• Akeno becomes a disheartened after Kuro’s remarks: Kuro is plainly in #TeamMashiro, while Rin and Wilhelmina are in #TeamAkeno. The use of hashtags mirrors the current #TeamIronman vs #TeamCap associated with Captain America: Civil War, a film that I’ve not seen yet. I will aim to rectify this at some point in the future because all of my friends who’ve seen it say it is worthwhile, and returning to Hai-Furi, I am firmly in #TeamAkeno because the end of the day, the Harekaze’s crew are still high school girls who have around a half season to learn and mature, not seasoned military staff with a job to do (and the requisite training to do it well).

  • My standard posts have twenty images, so with four images of the girls cleaning up in the Harekaze’s baths, this means that twenty percent of the entire post has been directed towards fanservice. I believe this fulfills the quota for the maximum permissible fanservice I may have, and as such, the remainder of the screenshots will be more conventional. The girls remark that the Harekaze’s bathing facilities, though temperamental and difficult to maintain, are worth having.

  • One of the elements that seem to have been forgotten amongst the #TeamAkeno vs #TeamMashiro debates is the shifting perspectives of the crew working in different sections of the Harekaze. After Akeno’s managed to keep everyone safe despite the odds against them, it seems that even the engineers are a bit friendlier with Akeno. Back on the outside, under the cover of nightfall, some crew are continuing on with their damage report, locating a .25 by .50 meter gash on the hull sustained during combat. As the others have stated, a single shell from the Musashi would be enough to sink them, so it is quite fortuitous that the Harekaze’s remained quite safe.

  • Wilhelmina remarks that while Akeno might be an unconventional captain who discards the command structure to do what’s necessary for her friends, this approach did save her, and for that, she is grateful. Today’s post comes after I’ve wrapped up the first draft of my thesis, and the goal tomorrow is to typeset the entire thing in LaTeX. Then, over the next week, I add all figures, captions, tables and citations. So far, I’m managing to keep on top of both Hai-Furi and the thesis paper, and I’ll let readers know should deviations to these episodic reviews arise.

  • After six episodes, I’ve finally made an effort to learn Minami’s name. She works out that the cause of the unusual behavioural changes upon contact with the rodent is a virus, and, validating my prediction. This means that mind control can finally be dismissed as a theory, although the lack of reception out there suggests that most folks did not even see a biological agent as being possible for creating the patterns that were observed.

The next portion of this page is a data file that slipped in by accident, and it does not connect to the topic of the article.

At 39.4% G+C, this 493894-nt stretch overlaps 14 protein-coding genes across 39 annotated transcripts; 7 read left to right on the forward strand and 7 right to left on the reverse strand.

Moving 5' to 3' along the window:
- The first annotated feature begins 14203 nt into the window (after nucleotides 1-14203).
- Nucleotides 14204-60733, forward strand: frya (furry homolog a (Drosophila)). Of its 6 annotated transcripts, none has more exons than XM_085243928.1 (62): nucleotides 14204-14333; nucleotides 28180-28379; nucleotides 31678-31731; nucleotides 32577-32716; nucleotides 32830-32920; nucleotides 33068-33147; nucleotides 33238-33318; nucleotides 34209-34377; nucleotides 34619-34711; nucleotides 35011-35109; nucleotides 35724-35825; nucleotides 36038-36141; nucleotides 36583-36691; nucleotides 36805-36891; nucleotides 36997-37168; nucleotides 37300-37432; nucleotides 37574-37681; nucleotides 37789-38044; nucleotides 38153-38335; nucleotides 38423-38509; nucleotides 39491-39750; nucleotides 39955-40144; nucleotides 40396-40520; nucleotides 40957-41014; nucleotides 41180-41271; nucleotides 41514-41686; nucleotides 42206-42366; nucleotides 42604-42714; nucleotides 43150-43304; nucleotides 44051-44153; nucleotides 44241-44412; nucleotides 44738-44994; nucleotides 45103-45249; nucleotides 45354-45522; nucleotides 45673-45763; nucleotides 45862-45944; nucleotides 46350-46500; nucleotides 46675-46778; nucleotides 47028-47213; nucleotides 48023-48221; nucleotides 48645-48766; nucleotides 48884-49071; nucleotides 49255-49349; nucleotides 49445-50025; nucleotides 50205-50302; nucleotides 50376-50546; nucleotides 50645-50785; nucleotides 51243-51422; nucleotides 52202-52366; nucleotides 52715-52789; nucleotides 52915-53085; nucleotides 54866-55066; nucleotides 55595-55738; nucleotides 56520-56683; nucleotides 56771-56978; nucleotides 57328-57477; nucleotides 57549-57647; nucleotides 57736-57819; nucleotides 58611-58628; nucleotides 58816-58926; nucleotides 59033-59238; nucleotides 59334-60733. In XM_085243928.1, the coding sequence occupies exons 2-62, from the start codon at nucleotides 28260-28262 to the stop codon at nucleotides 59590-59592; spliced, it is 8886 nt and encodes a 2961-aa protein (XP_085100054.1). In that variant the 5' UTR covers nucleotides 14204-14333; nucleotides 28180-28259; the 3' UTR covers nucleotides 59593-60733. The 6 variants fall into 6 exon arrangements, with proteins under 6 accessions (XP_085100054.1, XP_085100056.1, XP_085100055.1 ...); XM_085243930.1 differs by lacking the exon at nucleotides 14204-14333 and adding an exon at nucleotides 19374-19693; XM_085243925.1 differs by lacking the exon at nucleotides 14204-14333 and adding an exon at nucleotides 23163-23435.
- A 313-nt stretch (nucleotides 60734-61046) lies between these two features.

• Minami’s laboratory practices would violate everything in the CBSG biosafety handbook (dissecting a cadaver carrying a known pathogen without at least biosafety cabinet and using incorrect techniques to inoculate herself at the episode’s end); this stands in contrast with her meticulous regard for biosafety earlier, and I would conclude that she’s probably been affected as a result. If this is true, the inoculation could increase virulence and escalate the difficulties already facing the Harekaze.

  • According to the GPS coordinates once the ship’s electronics suite is restored, the Harekaze has ended up on Lake Biwa. It’s the largest freshwater lake in Japan, with a surface area of 670.4 km² and acts as a vast water resource for Japan. The rising sea levels would account for why it is possible to traverse into Lake Biwa in a destroyer, and the girls soon encounter numerous mines in the area.

  • A heavy mist rolls in, precluding the Harekaze from moving further without risk of running into a mine. In contrast with fog, mist is formed when surface water temperatures are warm and the air temperatures are cool, leading evaporated water to condense. Environments with a large amount of fine particles are more conducive towards mist, as these particle act as nucleation sites.

  • While we’re sitting at the fifty-percent mark for Hai-Furi, and it may seem appropriate to consider what Hai-Furi has done thus far, I recall that Girls und Panzer did not explicitly reveal Miho’s raison d’être for quitting Panzerfahren until the seventh episode. Further to this, the reason why the Student Council placed such pressure on Miho to lead Ooarai to the finals was not stated until episode nine. So, assuming Hai-Furi takes after Girls und Panzer in structuring, the motivations driving Hai-Furi have yet to be made known, but properly executed, will contribute substantially towards both the strength of the narrative and the characters’ reasons for being.

  • Encircled by the mines, Kouko works out measures for sweeping out the mines to the Harekaze’s flanks, and outlines that the main guns will be used for triggering the mines in front. This plan would be effective against older mines, but modern mines possess sophisticated mechanisms that only allow them to detonate when specific conditions, such as magnetic activity and pressure displacements associated with specific ships, arise.

  • Wilhelmina regards her nattō beans with apprehension: this particular dish presumably takes some getting used to, and she reveals that Japanese cuisine is not her cup of tea. I’ve never had nattō before, but I imagine that the initial taste and texture would dissuade me from consuming it even though nattō is a particularly nutritious food item, packed with iron and vitamins associated with maintaining bone health.